Physicists may have recently answered one of the universe’s most perplexing puzzles by revealing that black holes are not completely devoid of features, but do have a property known as “quantum hair.” This discovery might assist to answer the black hole information dilemma posited by Stephen Hawking in the 1970s, as well as connect general relativity and quantum physics theories. Black holes can only have three detectable features, according to Einstein’s theory of general relativity: mass, charge, and angular momentum (otherwise known as spin). Because they lack identifying traits, or “hair,” any two black holes with similar values for any of these qualities cannot be distinguished.
Quantum mechanics, on the other hand, disagrees. The particles that make up any object, according to this basic principle, are packed with quantum information that is retained eternally even if the item is destroyed. This implies that the quantum information about the star that collapsed to produce a black hole, as well as any items dragged into that black hole, must still exist someplace. To put it another way, black holes must have “hair.” It’s been proposed that all of this quantum information may survive and be detected beyond the event horizon, which is the border of a black hole beyond which nothing can escape.
While this theory elegantly explains why we can’t detect any of this hair, Stephen Hawking crushed it to smithereens in the 1970s. According to Hawking’s estimates, black holes are all progressively fading, but the particles they produce have no trace of the quantum information they contain. This means that quantum information falling into a black hole does not escape as radiation, but instead disappears, breaking quantum physics’ laws.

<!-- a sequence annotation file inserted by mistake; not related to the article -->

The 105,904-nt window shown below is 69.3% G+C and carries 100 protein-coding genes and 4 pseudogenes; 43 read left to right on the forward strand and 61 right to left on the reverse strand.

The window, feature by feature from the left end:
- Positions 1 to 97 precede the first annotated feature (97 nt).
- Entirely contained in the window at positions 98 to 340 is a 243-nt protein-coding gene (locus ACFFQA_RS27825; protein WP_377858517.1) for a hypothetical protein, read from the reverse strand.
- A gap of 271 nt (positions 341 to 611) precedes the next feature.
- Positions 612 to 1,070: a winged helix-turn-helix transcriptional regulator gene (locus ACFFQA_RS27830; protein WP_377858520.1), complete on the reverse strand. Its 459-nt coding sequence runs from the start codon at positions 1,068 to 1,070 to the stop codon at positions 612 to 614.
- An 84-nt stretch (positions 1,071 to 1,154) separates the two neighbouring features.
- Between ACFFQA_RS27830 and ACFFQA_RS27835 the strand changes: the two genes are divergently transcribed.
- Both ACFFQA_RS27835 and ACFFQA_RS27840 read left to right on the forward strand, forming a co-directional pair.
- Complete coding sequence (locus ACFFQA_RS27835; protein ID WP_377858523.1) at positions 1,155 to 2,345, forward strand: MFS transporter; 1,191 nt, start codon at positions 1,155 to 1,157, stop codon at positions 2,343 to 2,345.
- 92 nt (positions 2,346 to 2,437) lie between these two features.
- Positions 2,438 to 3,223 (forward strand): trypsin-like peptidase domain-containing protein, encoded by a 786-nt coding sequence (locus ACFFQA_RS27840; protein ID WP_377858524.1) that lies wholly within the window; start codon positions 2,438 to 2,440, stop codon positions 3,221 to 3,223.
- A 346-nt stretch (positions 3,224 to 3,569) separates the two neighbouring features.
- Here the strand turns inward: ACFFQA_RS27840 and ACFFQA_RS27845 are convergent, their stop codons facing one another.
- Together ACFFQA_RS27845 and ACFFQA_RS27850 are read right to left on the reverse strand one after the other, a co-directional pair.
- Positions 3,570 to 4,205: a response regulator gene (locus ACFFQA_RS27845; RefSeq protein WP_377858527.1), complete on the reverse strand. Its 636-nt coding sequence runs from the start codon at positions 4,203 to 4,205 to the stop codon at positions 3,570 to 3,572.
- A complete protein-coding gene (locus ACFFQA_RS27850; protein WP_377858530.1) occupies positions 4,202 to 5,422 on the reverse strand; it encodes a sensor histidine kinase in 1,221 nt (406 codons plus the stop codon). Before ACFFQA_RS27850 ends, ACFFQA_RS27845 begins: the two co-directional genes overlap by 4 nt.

These tiny evaporating particles, known as Hawking radiation, sent shivers through the scientific world by hinting that either general relativity or quantum physics — the two theories on which our whole knowledge of reality is based – might be wrong. Researchers have finally found a solution to the so-called black hole information conundrum, after nearly half a century of existential dread.
The authors of the study, who published their findings in the journal Physics Letters B, explain that any mass that collides with a black hole leaves an impression on the black hole’s gravitational field. The quantum information about that stuff is retained in this fashion, giving the black hole its hair. To arrive to this result, the researchers employed a set of mathematical equations to explain what occurs when two stars of similar size and mass collide into black holes, but with differing compositions.
They proved that, while the charge, mass, and spin of the resulting black holes may be similar, their gravitational fields differ, leaving an imprint of the quantum information stored within the stars from which they arose. “It was commonly considered within the scientific community that resolving this dilemma would involve a massive paradigm change in physics, demanding the prospective reformulation of either quantum mechanics or general relativity,” research author Professor Xavier Calmet of the University of Sussex, UK, said.
“What we discovered – and what I find very intriguing – is that this isn’t required,” she says “In a statement to IFLScience, he remarked. “Our answer does not involve any speculative ideas; rather, our research shows that the two theories can be combined to create consistent black hole calculations and explain how information is stored without requiring radical new physics.” “It turns out that black holes are nice children, retaining the memories of the stars from which they were born.”